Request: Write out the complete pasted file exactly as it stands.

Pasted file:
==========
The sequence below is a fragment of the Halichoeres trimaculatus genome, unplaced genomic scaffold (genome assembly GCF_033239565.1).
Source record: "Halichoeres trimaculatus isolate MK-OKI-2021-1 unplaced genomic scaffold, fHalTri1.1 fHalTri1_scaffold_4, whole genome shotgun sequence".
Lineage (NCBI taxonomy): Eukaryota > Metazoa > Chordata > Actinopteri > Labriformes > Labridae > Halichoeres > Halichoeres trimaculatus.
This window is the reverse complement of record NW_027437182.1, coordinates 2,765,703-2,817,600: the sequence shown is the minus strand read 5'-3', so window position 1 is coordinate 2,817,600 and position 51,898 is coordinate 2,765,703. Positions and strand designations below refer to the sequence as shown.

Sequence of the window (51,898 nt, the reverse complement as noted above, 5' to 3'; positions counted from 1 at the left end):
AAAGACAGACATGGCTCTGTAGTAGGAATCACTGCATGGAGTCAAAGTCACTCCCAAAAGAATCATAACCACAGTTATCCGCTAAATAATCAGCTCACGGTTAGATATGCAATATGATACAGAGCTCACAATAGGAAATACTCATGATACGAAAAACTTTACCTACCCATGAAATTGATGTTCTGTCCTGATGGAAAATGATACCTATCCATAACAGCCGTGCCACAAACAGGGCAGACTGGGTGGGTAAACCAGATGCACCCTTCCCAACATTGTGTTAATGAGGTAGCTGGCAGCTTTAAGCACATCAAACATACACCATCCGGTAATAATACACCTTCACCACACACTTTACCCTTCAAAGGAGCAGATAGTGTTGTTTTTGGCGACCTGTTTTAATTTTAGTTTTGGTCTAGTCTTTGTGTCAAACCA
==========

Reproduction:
The sequence below is a fragment of the Halichoeres trimaculatus genome, unplaced genomic scaffold (genome assembly GCF_033239565.1).
Source record: "Halichoeres trimaculatus isolate MK-OKI-2021-1 unplaced genomic scaffold, fHalTri1.1 fHalTri1_scaffold_4, whole genome shotgun sequence".
Lineage (NCBI taxonomy): Eukaryota > Metazoa > Chordata > Actinopteri > Labriformes > Labridae > Halichoeres > Halichoeres trimaculatus.
This window is the reverse complement of record NW_027437182.1, coordinates 2,765,703-2,817,600: the sequence shown is the minus strand read 5'-3', so window position 1 is coordinate 2,817,600 and position 51,898 is coordinate 2,765,703. Positions and strand designations below refer to the sequence as shown.

Sequence of the window (51,898 nt, the reverse complement as noted above, 5' to 3'; positions counted from 1 at the left end):
AAAGACAGACATGGCTCTGTAGTAGGAATCACTGCATGGAGTCAAAGTCACTCCCAAAAGAATCATAACCACAGTTATCCGCTAAATAATCAGCTCACGGTTAGATATGCAATATGATACAGAGCTCACAATAGGAAATACTCATGATACGAAAAACTTTACCTACCCATGAAATTGATGTTCTGTCCTGATGGAAAATGATACCTATCCATAACAGCCGTGCCACAAACAGGGCAGACTGGGTGGGTAAACCAGATGCACCCTTCCCAACATTGTGTTAATGAGGTAGCTGGCAGCTTTAAGCACATCAAACATACACCATCCGGTAATAATACACCTTCACCACACACTTTACCCTTCAAAGGAGCAGATAGTGTTGTTTTTGGCGACCTGTTTTAATTTTAGTTTTGGTCTAGTCTTTGTGTCAAACCA